GoGo Adventures (part4)

© Janet Lane, 2024. Image: Paddock full of horses on Gogo Station, 1920. State Library W.A.

Day two was a long hot slog. Filthy hot. Open country with a barely a tree and that barely up to your knee. With no water and extremely thirsty, we pushed on. Late in the afternoon, yay, a large puddle left over from the flood appeared among some scanty trees. The horses went straight in and drank deeply. It was about the size of a house across, only about a foot deep. My mare drank, and her foal had the sense to as well, so Mum got a little break from providing life. I dismounted and drank beside her, pushing in a friendly way against one or two wild brumbies as in their thirst, they’d lost all fear. It was nice and chummy, all united in our thirst and I felt part of them all.

Idiot! Gopher managed to croak, it’s dirty water, you’ll die! Mmm I said, wiping my mouth, delicious! Just trying to cheer you up – if I die you can say I told you so!

Actually it had looked quite clean until hooves made it a bit cloudy, not even a dead animal in it. A calculated risk. I’d read how you’d push a dead horse’s hoof out of the way to drink out of a puddle, yep. Filled my hat and poured water over my head. God that felt good. Damp shirt. Much cooler. On we went, and a couple of hours later thankfully saw yards ahead in small trees. Gopher went straight in and had a drink of presumably clean water. Next thing we heard a chopper and looked around, our horses too tired and thirsty to react much – not yet in the yards – a big mob of tall rangy, thin horses that looked both terrified and exhausted, galloping along in that relentless stampede type of gallop that can go for days. He’s brought us some more horses! Croaked Gopher gleefully, you get these in and I’ll get them in. I was glad he wanted to get the new horses in. I got our tired horses in without any problems, there was a good fence acting as a wing which made it so easy. First fence I’d seen so a sign we were getting closer to the station.

With the chopper watching from above, Gopher galloped about in fine style and soon got this new mob into the yard. He really was a top rider and thoroughly enjoyed showing off his skills. I shut the gate.

The new horses milled about blowing and snorting, terrified. One tall rangy black one leapt the fence, and it was a very high fence. It took off and disappeared quickly. They were very thin from the way galloping and stress drops an animal’s condition incredibly. The chopper pilot must have had to bring them a long way or been unable to keep them at a steady pace, it would be almost impossible to do that without ground support. They looked like a pack of Thoroughbreds in racing condition in the 1940’s, overdosed to the max on strychnine and if you can’t see their ribs they’re not fit as the old dealers – sorry – trainers used to say.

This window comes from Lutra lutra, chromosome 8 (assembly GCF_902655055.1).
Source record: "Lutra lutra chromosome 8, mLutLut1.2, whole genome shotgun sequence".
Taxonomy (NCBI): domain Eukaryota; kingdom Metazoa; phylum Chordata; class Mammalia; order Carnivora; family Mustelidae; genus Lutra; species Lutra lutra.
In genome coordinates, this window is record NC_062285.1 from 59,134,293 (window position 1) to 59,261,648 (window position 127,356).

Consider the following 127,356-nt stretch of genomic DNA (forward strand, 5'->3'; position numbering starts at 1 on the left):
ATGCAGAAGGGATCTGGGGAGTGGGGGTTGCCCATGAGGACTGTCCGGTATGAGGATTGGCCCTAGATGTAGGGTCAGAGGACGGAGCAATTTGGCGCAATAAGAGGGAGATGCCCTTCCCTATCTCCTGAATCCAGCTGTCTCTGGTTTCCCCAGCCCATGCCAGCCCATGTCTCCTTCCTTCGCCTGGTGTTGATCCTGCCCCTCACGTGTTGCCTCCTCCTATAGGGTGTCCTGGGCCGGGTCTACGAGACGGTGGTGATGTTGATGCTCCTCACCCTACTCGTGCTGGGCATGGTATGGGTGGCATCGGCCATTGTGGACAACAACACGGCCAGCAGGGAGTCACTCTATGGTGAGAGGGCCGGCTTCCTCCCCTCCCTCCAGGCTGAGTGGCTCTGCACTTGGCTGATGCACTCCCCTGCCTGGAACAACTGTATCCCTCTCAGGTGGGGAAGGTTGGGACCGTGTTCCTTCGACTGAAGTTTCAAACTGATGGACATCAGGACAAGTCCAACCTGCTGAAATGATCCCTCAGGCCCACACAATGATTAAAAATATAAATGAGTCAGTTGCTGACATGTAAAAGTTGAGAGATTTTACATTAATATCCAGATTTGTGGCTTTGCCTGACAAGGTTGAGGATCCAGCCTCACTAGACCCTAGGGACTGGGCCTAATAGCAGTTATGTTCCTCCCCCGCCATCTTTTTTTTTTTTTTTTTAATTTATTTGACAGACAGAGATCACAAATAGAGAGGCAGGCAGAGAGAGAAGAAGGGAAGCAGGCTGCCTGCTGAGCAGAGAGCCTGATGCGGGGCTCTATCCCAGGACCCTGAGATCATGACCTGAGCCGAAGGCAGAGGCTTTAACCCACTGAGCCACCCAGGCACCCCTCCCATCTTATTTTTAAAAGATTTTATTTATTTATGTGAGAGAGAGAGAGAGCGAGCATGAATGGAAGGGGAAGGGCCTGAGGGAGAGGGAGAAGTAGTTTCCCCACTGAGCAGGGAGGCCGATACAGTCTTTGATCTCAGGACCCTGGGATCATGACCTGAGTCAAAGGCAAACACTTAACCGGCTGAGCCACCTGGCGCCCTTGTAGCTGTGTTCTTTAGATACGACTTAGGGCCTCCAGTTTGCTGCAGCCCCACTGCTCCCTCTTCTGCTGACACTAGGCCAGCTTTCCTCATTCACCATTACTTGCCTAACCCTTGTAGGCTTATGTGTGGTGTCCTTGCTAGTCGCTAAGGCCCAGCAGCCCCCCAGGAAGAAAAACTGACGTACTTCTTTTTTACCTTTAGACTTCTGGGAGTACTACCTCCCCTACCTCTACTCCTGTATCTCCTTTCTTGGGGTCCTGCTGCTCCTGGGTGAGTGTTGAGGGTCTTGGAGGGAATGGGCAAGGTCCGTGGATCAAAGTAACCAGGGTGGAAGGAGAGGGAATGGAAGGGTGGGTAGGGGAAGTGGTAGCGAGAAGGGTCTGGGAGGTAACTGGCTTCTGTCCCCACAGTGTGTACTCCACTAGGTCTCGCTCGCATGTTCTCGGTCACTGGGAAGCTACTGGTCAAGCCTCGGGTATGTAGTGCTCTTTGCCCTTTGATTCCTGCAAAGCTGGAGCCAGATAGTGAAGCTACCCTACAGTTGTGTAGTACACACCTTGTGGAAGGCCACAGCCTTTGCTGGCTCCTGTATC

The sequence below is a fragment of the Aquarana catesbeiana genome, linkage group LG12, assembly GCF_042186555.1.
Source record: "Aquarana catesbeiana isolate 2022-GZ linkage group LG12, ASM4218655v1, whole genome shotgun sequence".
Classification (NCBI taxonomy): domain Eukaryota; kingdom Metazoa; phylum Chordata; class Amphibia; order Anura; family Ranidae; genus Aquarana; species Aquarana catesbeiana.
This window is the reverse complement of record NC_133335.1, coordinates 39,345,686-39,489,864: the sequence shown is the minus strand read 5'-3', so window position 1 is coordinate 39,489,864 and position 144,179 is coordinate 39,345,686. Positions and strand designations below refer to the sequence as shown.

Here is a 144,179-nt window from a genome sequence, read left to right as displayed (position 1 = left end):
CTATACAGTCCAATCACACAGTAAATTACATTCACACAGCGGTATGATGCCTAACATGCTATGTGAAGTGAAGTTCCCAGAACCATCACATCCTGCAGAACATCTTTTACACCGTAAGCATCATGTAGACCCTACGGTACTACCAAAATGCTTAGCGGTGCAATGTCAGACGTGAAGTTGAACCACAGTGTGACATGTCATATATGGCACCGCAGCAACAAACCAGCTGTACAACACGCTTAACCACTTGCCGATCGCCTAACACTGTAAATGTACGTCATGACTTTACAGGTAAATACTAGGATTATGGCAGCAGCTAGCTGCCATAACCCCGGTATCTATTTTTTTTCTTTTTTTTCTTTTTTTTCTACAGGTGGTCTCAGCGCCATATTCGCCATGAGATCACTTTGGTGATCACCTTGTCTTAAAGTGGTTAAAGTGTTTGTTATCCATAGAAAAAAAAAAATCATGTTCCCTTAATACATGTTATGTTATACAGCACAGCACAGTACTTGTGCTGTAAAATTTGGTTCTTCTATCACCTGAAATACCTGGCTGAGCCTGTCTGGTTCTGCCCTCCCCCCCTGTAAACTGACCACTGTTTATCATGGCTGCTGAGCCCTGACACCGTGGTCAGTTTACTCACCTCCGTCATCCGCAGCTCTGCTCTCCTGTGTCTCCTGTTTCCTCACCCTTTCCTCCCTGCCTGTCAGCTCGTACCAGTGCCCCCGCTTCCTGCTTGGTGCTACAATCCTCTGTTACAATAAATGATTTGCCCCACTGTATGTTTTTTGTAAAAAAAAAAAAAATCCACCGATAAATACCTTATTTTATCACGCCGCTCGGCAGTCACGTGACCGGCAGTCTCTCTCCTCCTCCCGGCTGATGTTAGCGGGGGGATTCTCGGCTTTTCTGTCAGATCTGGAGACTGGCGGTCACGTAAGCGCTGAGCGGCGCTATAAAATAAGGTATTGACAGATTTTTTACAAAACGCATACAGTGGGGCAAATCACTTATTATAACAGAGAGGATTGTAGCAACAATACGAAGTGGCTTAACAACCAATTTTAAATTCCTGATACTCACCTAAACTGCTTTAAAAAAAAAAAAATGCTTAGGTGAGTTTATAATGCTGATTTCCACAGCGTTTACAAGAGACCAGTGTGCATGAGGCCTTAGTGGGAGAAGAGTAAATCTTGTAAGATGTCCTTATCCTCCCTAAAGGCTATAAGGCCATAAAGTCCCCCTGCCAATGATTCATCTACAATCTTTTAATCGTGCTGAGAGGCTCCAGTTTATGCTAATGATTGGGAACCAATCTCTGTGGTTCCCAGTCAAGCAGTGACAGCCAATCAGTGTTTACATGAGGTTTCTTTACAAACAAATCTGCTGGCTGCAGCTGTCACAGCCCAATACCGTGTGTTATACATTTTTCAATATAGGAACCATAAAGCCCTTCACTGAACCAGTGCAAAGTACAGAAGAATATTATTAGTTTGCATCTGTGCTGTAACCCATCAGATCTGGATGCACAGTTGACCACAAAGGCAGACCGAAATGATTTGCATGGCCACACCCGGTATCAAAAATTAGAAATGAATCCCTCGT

Due to their poor state from being run, we called the new mob The Greyhounds. A night in the yard had settled them a bit. By now the others were like coachers, so that helped keep the mob together.

Landscape at Gogo Station, ca. 1957-1958, State Library of W.A.
Landscape at Gogo Station, ca. 1957-1958, State Library of W.A.

Another long hot day and in this area the trees were smaller than a person on a small horse, so no shade. Extremely hot. What’s a cloud? My mouth dried up. Then dried out. It was frightening, doing a perish they call it when you’re dying of thirst. I could feel the odd fly crawling around inside my mouth. Couldn’t swallow, talk or move my tongue. Had to keep trying to keep my mouth shut, funny how your mouth opens when you’re heading for the great divide.

Amazing how many mirages are in that country, beautiful stretches of shimmering water, trees, lush vegetation… just over there! And oh, over there too! Beautiful water…

Luckily there was a bit of a track to follow, and Gopher didn’t fall for any mirages, and I couldn’t mention them. Eventually a mirage got closer. Lush green trees. A glimpse of water. Why is Gopher taking us to a bloody mirage? Then I heard the birds. A mirage doesn’t talk. It must be real!